Perhaps wherever you sit, in a place you love, it works. Here I am, looking out at my field, intimate -- said a classicist friend last night -- and yet, sort of expansive. Things expand: visiting my smallish cabanon a few years ago, Barbara Johnson, now not with us (oh how alas that is) said, this place gets larger as you sit here. It does indeed.
Now I am looking at our mulberry tree, with one branch hanging down, don't know why -- one branch of the fig tree, on the right side, hangs down also. But not sadly.
Today we walked out into the field, unarmed with gardening gloves, and tried all the same to pull out the offending creeping vines from the trees -- coming blackberries shot their thorns into us, but we will have gone back to New York when they are ripe.
Some nearby dove is cooing -- horrible word, yet the sound is nice.
So many friends coming up the hill, to see us or our neighbors. Our path is unmarked, no driveway, no anything, I have to hang out a scarf for anyone who hasn't been here, hasn't walked up our high stone steps to sit in our field. Folkloric, to be sure.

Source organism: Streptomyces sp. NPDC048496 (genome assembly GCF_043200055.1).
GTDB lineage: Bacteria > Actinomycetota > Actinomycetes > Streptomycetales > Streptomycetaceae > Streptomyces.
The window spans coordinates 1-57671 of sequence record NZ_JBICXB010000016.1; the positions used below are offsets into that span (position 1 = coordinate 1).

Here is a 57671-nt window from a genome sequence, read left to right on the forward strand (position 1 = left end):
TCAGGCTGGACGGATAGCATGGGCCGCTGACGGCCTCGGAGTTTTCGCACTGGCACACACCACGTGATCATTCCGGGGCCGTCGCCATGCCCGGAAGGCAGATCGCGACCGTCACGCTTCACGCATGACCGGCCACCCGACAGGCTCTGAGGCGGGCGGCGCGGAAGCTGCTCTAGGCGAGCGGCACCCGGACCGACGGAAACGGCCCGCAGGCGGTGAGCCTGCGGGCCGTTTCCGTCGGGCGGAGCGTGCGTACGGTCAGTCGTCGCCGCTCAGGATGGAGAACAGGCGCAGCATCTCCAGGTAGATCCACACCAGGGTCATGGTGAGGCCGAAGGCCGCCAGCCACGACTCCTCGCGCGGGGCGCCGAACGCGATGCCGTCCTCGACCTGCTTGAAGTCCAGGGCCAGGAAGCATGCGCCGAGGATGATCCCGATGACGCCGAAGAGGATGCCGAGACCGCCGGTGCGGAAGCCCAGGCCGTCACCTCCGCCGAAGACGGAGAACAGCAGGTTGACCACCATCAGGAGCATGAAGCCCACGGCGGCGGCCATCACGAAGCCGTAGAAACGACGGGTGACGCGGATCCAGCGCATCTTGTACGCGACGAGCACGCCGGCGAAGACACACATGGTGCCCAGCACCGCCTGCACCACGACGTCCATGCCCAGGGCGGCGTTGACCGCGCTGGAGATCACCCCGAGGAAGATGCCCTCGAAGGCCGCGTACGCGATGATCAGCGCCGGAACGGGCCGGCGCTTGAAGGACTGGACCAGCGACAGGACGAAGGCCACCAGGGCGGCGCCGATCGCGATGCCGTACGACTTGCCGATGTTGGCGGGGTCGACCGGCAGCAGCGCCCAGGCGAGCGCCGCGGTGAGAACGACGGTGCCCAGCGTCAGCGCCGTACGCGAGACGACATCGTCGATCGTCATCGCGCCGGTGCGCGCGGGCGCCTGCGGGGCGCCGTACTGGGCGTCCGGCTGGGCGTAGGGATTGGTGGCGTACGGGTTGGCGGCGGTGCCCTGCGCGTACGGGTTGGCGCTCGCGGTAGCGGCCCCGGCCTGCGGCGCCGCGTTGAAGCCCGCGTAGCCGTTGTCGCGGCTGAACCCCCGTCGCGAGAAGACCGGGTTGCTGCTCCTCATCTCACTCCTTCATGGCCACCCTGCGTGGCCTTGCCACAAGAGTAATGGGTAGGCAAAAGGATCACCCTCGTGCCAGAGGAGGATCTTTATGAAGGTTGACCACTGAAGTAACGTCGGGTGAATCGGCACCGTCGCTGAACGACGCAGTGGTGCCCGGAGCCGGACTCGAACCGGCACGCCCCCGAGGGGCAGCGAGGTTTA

Our olive tree is unhappy since we moved it, refuses to grow -- last night the classicist poured a libation of the fresh and fruity dry wine from the Domaine d'Urban at Beaumes de Venise, and recited a bit of Virgil, as he had before, perhaps ten years ago, when the olive tree was in its rightful place, right in front of my writing table. I had an olive grove long ago, and then one winter, someone stole the central trunk, the motte from which everything grows; no more olive grove, but I remember it. The olive is a jealous tree, said Rene Char when he came to see us, and I then removed the larger trees around it. They have returned, to replace the olive grove.